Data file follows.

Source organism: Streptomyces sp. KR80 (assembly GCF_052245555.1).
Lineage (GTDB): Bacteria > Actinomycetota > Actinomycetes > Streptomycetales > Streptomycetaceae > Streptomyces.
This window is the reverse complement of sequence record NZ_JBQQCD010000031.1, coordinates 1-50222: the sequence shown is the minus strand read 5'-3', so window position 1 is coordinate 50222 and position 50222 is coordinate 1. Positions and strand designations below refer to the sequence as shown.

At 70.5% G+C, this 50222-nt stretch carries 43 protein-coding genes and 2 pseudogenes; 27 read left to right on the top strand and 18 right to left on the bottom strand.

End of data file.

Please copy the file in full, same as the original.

Source organism: Streptomyces sp. KR80 (assembly GCF_052245555.1).
Lineage (GTDB): Bacteria > Actinomycetota > Actinomycetes > Streptomycetales > Streptomycetaceae > Streptomyces.
This window is the reverse complement of sequence record NZ_JBQQCD010000031.1, coordinates 1-50222: the sequence shown is the minus strand read 5'-3', so window position 1 is coordinate 50222 and position 50222 is coordinate 1. Positions and strand designations below refer to the sequence as shown.

At 70.5% G+C, this 50222-nt stretch carries 43 protein-coding genes and 2 pseudogenes; 27 read left to right on the top strand and 18 right to left on the bottom strand.